3. Jack Gardner

    The Best Games Period - Episode 77 - Journey

    Thatgamecompany had a deal with Sony in the late 2000s. The studio, founded by Jenova Chen and Kellee Santiago, would make three games for the PlayStation 3's fledgling PSN service. The deal began with a remake of Chen's Flash title Flow which was then followed by Flower. The final part of Thatgamecompany's Sony trilogy was known as Journey and stands as perhaps the most well known art-house game on the planet. The title garnered a staggering number of awards for its visuals, unique, emotional gameplay, and player interaction, even earning the coveted game of the year spot from numerous publications. Austin Wintory's soundtrack catapulted the game into the mainstream consciousness as the only video game soundtrack ever to be nominated for a Grammy. Though it released five years ago and the game industry has covered a lot of ground since 2012, we now look back and ask: Is Journey one of the best games period? Each week we will be tackling a video game, old or new, that at least one of us believes deserves to stand as one of the greatest games of all time. We'll dive into its history, development, and gameplay, while trying to argue for or against the game of the week. Sometimes we will be in harmonious agreement, other times we might be fighting a bitter battle to the very end. However each episode shakes out, we hope that everyone who listens will find the show entertaining and informative. Outro: Pokémon Gold/Silver/Crystal 'Journey's End' by pu_freak (http://missingno.ocremix.org/music.html) And while you're listening to our closing track this week, why not head over to check out Austin Wintory's discography? We promise you won't be disappointed! You can download or listen to the podcast over on Soundcloud, our hosting site, and iTunes. A YouTube version is (sometimes) available as well, so you can watch what we are talking about while we talk about it! If you want to have your opinion heard on air, share your opinion in the comments, follow the show on Twitter, and participate in the weekly polls: @BestGamesPeriod New episodes of The Best Games Period will be released every Monday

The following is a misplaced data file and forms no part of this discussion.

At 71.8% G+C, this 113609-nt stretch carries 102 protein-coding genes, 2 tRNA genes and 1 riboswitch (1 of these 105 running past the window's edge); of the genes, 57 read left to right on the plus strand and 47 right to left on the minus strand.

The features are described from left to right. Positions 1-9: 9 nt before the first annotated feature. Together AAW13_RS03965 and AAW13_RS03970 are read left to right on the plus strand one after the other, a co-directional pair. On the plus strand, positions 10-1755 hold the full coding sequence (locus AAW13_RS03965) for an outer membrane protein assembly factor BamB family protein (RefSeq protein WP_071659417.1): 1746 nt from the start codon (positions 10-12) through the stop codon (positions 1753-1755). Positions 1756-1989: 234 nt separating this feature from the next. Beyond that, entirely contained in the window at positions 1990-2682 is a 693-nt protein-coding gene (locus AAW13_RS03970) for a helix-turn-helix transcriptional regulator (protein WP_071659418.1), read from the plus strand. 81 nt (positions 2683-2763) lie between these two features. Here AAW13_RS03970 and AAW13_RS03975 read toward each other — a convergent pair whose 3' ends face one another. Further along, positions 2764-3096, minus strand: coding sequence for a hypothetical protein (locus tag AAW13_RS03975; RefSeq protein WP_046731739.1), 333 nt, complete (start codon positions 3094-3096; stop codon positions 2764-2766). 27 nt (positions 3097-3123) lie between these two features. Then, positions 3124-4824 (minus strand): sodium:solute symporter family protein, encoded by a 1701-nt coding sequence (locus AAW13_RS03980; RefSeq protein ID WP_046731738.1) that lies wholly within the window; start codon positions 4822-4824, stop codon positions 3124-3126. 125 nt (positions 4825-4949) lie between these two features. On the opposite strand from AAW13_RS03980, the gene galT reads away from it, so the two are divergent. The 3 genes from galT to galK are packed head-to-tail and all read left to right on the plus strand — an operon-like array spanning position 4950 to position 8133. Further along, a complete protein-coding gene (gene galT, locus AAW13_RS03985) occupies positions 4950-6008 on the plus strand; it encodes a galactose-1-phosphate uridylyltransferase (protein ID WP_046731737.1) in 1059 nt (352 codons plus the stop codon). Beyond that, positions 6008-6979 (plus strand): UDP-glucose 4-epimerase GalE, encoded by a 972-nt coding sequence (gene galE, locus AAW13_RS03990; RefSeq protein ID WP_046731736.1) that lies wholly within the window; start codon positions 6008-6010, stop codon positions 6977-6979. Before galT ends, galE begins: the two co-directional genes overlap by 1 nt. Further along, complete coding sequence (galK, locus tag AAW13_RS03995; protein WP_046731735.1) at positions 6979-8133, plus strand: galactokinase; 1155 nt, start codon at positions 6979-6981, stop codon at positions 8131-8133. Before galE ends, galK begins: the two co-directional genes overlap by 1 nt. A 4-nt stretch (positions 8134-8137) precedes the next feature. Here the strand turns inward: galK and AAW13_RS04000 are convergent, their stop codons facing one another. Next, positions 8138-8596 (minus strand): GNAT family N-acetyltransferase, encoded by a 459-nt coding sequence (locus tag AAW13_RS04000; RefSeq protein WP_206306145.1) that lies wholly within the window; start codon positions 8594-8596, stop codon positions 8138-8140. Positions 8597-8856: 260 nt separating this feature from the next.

4. Thatgamecompany had a deal with Sony in the late 2000s. The studio, founded by Jenova Chen and Kellee Santiago, would make three games for the PlayStation 3's fledgling PSN service. The deal began with a remake of Chen's Flash title Flow which was then followed by Flower. The final part of Thatgamecompany's Sony trilogy was known as Journey and stands as perhaps the most well known art-house game on the planet. The title garnered a staggering number of awards for its visuals, unique, emotional gameplay, and player interaction, even earning the coveted game of the year spot from numerous publications. Austin Wintory's soundtrack catapulted the game into the mainstream consciousness as the only video game soundtrack ever to be nominated for a Grammy. Though it released five years ago and the game industry has covered a lot of ground since 2012, we now look back and ask: Is Journey one of the best games period? Each week we will be tackling a video game, old or new, that at least one of us believes deserves to stand as one of the greatest games of all time. We'll dive into its history, development, and gameplay, while trying to argue for or against the game of the week. Sometimes we will be in harmonious agreement, other times we might be fighting a bitter battle to the very end. However each episode shakes out, we hope that everyone who listens will find the show entertaining and informative. Outro: Pokémon Gold/Silver/Crystal 'Journey's End' by pu_freak (http://missingno.ocremix.org/music.html) And while you're listening to our closing track this week, why not head over to check out Austin Wintory's discography? We promise you won't be disappointed! You can download or listen to the podcast over on Soundcloud, our hosting site, and iTunes. A YouTube version is (sometimes) available as well, so you can watch what we are talking about while we talk about it! If you want to have your opinion heard on air, share your opinion in the comments, follow the show on Twitter, and participate in the weekly polls: @BestGamesPeriod New episodes of The Best Games Period will be released every Monday View full article